Sarah E. Goode
Sarah E. Goode
Sarah Elisabeth Jacobs
Toledo, Ohio, US
|Died||April 8, 1905 (aged 50)|
|Occupation||Inventor and entrepreneur|
|Known for||Second African-American woman to receive a United States patent|
Sarah Elisabeth Goode (1855 – April 8, 1905) was an inventor. She was the second known African-American woman to receive a United States patent, which she received in 1885. The first known African-American woman to receive a patent was Judy W. Reed on September 23, 1884, but Reed only signed her patent with her mark (an X) and not her signature.
Goode was born as Sarah Elisabeth Jacobs in 1855 in Toledo, Ohio, the same year the Fugitive Slave Act was enacted. Sarah Goode was the second of seven children of Oliver and Harriet Jacobs, both described in public records as mulattos. Oliver Jacobs, a native of Indiana was a carpenter. After the end of the Civil War, the family then moved to Chicago, Illinois where Sarah met and married Archibald "Archie" Goode, who was originally from Wise County, Virginia; they would have six children, of whom three would live to adulthood. Archie described himself in the records as a "stair builder" and as an upholsterer; Sarah opened a furniture store.
Sarah Goode invented a folding cabinet bed which helped people who lived in tight housing to efficiently utilize their limited living space. At the time of her invention, housing in New York City was expanding upwards, but became restricted in 1885 when New York City passed a law that restricted buildings to be under 80 feet, as to combat commercial buildings becoming too tall. Tenement buildings usually had a footprint of 25 feet by 100 feet. In these environments, every square foot was important, and saving space was necessary. Goode heard of this problem from customers of her furniture store in Chicago, and set out to make a solution. Goode's bed could be folded up, and it looked like a desk, with room for storage. She received a patent for it on July 14, 1885, and given patent number #322,177. Her invention was the precursor to the Murphy bed, which was patented in 1900. Her goal was to balance out the weight of the folding of the bed for it to be easily lifted up, folding and unfolding and to secure the bed on each side so that when folding the bed it would stay in its place. She provided supplementary support to the center of the bed when it is unfolded.
Goode died April 8, 1905.
Folding Bed Invention
Some articles state that Sarah E. Goode is the first African American woman to receive a United States patent. Other articles attribute the first to Judy Reed who invented the dough-kneading machine and Miriam Benjamin, who invented the hotel chair to signal for waiter service.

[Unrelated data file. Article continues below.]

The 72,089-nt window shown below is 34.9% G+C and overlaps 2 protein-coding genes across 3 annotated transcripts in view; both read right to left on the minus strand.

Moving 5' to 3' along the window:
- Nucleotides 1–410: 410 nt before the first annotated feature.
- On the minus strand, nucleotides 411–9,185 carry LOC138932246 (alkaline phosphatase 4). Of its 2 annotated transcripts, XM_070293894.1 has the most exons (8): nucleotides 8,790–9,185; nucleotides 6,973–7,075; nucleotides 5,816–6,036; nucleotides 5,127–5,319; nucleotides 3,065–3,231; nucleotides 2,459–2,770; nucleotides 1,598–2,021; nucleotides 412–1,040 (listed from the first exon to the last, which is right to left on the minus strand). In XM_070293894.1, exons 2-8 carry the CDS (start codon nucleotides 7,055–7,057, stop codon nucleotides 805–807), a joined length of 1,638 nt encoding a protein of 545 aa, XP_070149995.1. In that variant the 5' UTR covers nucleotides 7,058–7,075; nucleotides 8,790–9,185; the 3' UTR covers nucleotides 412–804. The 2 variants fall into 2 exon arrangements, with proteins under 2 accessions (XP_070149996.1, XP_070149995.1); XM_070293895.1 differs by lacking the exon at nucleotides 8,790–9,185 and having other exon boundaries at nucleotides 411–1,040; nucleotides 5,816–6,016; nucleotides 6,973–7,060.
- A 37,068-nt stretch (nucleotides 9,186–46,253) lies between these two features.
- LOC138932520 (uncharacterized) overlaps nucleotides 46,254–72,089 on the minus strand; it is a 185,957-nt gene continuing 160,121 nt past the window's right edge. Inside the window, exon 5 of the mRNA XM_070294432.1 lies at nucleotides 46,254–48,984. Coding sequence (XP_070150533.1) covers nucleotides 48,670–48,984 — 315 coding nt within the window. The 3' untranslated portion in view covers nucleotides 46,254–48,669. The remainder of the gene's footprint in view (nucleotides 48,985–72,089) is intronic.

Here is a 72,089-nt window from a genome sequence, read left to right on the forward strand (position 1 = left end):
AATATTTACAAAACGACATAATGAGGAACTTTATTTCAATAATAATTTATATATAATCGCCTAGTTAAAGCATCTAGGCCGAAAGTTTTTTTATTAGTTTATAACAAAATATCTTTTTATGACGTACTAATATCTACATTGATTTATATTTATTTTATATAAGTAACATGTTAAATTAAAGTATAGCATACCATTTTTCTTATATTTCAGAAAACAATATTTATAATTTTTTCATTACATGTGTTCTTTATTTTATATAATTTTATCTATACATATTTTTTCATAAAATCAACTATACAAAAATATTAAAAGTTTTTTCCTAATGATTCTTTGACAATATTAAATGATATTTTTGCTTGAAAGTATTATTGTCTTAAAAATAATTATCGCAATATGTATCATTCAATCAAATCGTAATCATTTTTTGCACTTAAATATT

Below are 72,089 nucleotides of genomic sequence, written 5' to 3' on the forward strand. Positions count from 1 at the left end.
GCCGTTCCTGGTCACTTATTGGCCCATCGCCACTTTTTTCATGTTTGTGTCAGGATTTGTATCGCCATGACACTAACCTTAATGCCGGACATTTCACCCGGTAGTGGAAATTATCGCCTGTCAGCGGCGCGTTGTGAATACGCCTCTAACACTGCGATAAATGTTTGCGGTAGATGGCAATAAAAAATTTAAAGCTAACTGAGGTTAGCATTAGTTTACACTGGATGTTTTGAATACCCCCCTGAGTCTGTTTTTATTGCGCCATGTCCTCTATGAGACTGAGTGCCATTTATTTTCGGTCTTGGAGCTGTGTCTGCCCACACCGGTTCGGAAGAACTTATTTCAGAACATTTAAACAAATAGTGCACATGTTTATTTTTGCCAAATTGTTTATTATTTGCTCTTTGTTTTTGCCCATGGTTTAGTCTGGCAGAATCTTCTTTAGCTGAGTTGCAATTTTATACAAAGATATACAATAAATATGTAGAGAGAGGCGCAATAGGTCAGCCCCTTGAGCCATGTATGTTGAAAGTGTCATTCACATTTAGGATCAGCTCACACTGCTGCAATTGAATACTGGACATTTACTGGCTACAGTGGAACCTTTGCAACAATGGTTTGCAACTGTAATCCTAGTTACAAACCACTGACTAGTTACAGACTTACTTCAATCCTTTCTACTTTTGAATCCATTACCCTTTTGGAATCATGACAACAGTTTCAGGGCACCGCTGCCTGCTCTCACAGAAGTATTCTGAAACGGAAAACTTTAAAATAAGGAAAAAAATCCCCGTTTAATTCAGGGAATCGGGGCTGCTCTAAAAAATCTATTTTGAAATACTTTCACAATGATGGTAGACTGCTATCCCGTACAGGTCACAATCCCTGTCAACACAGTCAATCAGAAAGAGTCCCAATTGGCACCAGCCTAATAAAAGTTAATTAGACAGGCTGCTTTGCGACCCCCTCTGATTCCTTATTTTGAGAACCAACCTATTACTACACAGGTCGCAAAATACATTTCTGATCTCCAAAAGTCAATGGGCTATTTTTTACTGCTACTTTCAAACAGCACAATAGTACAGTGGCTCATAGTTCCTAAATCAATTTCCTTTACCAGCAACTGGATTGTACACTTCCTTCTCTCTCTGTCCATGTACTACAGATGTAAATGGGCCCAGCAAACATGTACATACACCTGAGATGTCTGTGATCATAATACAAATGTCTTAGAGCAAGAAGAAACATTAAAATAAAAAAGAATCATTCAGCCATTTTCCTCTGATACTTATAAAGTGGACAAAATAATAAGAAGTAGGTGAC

The patent was for a folding bed that would become the precursor to the Murphy Bed. It was a cabinet bed which folded into a roll-top desk which had compartments for writing supplies and stationary.
In 2012, the Sarah E. Goode STEM Academy (formerly known as Southwest Area High School project) a science and math-focused high school was opened in her honor on the south side of Chicago. It is part of the Chicago Public Schools Urban Model High School (UMHS).
The school focuses on science, technology, engineering, and math to help students prepare for future careers. There are partnerships with IBM and students are encouraged to graduate with industry certifications and two years of college credit. The students also get professional mentors and internships.
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- 1860 Federal Census for the Third Ward of the City of Toledo, Lucas County, Ohio, p. 203.
- 1870 Federal Census for the Second Ward, city of Chicago, Cook County, Illinois, p. 148.
- 1880 Federal census for Cook County (Illinois) Enumeration District 2, Sheet 43, Lines 19–26.
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- US patent 322177, Sarah E. Goode, "Cabinet-Bed", issued July 14, 1885 , Chicago, Illinois.
- Full patent image (12 pages) 322177 – Folding Beds – Sarah E. Goode at National Archives
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